Reclus (1905) envisaged relations between animal agency, animal geographies and early human historical geographies. 'Man', he argued,
is infinitely indebted to his animal ancestors for the art of choosing a dwelling or building a shelter. Many a cave would have remained unknown, if he had not seen bats flying around the rock fissure behind which opens the secret door of underground galleries. A wealth of good ideas were likewise provided by the nest-building bird, so deft at weaving fibres, tufts of wool and hairs, and even at sewing leaves ... Now we are imitating the birds to build airships in the same way we once imitated fish to fashion skiffs with a backbone serving as a keel, and fish bones becoming ribs and fins transformed into paddles and oars. (pp. 137-138)
And like Kropotkin, Reclus (1905) acknowledged the role of animals as examples of mutual aid.
Imitation often merges with mutual aid ... When Darwin, Wallace and their emulators had so admirably laid out the system of organic evolution through adaptation of beings to their environment, most of their disciples ... allowed themselves to be seduced by a simplistic hypothesis, seeing only the 'struggle for existence' in the infinite drama of the living world. However, the renowned author of On the Origin of Species and The Descent of Man had also addressed the 'agreement for existence'.... Yet how many alleged Darwinists wanted to completely ignore all the facts of mutual aid and angrily scream and shout, as if the sight of blood excited them to murder: 'The animal world is a gladiators' arena ... every creature is trained for combat!' And under the cloak of science, how many violent and cruel people found themselves suddenly justified in their acts of selfish appropriation and brutal conquest! (pp. 140-141)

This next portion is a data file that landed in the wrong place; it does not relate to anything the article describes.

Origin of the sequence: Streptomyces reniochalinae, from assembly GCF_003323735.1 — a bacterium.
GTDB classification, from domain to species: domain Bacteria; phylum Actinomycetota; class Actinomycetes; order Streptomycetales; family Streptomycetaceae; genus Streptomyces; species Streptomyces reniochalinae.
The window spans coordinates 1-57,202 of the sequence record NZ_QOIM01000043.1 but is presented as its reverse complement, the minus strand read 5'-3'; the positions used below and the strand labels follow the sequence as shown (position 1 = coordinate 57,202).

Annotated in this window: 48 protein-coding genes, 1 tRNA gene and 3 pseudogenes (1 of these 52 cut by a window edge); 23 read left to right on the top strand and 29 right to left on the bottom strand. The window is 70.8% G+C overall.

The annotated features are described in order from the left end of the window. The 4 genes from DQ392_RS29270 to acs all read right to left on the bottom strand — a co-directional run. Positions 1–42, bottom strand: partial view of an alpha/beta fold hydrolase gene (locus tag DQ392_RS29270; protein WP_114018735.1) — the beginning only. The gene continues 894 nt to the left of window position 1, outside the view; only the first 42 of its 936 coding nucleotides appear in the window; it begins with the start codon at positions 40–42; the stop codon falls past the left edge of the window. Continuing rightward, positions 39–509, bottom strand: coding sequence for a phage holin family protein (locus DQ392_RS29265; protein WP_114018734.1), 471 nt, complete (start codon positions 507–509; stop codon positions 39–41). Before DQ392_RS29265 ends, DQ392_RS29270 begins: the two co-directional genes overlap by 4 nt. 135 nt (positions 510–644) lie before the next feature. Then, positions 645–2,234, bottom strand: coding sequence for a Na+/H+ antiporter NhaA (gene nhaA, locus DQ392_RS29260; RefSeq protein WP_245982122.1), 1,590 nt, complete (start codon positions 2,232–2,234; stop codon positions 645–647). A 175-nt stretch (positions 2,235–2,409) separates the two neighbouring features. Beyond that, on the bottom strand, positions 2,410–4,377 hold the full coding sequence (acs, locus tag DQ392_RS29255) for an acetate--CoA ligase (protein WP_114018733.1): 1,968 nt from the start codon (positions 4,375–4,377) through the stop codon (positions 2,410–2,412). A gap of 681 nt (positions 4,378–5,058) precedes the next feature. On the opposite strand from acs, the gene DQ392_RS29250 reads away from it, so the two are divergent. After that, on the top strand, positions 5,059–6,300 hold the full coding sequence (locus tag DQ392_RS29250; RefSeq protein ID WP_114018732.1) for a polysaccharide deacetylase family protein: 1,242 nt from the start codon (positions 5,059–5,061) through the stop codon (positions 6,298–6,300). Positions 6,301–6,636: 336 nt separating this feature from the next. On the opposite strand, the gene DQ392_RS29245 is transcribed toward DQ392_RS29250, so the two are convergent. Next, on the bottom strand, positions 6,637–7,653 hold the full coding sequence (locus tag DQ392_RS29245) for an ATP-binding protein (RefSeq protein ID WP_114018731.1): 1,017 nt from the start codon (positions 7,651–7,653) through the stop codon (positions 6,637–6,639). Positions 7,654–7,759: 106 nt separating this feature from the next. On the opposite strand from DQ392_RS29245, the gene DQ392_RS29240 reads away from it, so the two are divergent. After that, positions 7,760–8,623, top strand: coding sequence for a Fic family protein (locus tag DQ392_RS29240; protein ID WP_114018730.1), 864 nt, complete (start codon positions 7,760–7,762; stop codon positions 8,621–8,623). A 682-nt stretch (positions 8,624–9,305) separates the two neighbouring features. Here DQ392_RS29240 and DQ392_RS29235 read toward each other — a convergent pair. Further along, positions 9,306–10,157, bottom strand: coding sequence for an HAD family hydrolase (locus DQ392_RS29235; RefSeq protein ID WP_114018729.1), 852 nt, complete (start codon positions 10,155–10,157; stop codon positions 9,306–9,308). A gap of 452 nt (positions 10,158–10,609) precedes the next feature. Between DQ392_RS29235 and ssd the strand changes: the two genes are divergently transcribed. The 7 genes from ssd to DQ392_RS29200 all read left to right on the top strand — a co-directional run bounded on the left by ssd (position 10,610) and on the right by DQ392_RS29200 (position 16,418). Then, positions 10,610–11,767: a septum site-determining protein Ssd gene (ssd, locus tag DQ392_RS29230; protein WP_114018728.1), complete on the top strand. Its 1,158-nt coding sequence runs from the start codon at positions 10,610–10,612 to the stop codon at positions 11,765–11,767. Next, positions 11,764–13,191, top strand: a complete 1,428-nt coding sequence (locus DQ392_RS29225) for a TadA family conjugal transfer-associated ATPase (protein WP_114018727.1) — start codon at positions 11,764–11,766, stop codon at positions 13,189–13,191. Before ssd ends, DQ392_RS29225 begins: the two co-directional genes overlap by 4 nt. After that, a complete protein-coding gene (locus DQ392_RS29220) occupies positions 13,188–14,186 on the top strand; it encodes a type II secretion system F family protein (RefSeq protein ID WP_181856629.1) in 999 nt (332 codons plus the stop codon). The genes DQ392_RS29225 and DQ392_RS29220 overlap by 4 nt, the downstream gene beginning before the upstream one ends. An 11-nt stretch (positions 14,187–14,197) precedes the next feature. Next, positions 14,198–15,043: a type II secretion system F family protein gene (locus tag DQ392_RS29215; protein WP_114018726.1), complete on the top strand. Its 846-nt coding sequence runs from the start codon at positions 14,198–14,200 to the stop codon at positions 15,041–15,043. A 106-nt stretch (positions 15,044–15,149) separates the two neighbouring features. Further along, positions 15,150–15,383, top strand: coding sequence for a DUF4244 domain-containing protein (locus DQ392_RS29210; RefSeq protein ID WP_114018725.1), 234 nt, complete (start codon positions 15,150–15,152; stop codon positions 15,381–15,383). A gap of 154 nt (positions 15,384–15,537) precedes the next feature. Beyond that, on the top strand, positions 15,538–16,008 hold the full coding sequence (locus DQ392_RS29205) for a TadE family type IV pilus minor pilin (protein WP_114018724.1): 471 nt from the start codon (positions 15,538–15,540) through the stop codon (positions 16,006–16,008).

If ethics is a fundamental point in anarchist thinking (Kinna, 2016), Reclus (1905) acknowledged it as an attribute of nonhuman individuals, also showing that he was a far cry from essentialising the human nature as 'good'.
Among animals, solidarity extends as far as goodness and devotion, such as humans conceive and practice them-rarely, moreover ... Whatever one may say, the struggle for life is not the law par excellence, and agreement prevails far and away in the history of the development of beings. We are provided the best proof by the fact that the species that are the most fortunate in their destiny are not the best equipped for plunder and murder, while on the contrary those which are endowed with rather paltry arms are most eager to help each other: they are not the most ferocious, but the most loving, (p. 144)
These statements clearly reveal that anarchist geographers, far from seeing human and nonhuman beings as hostages of mechanical 'laws of nature', viewed them as protagonists with agency, feelings and freedom. That is, mutual aid was a choice among several alternatives and not a deterministic concept (Metchnikoff, 1889). Reclus's ideas offer obvious parallels with the work of Kropotkin in his empathy toward the animal world, which has been underscored by Lee Dugatkin (2011), and which the Russian thinker admitted himself, writing that the 'example of animals' (Kropotkin, 1899: 251) prepared him to become an anarchist. As Hayden Lorimer (2006) notes, 'Peter Kropotkin's theses on mutual aid as a factor in evolution' are still used to argue that animals are 'capable of insight' (p. 500) by scientists willing to question anthropomorphism, who consider it odd 'for scientists to perpetuate their zoological diminution of animal experience' (2006: 501).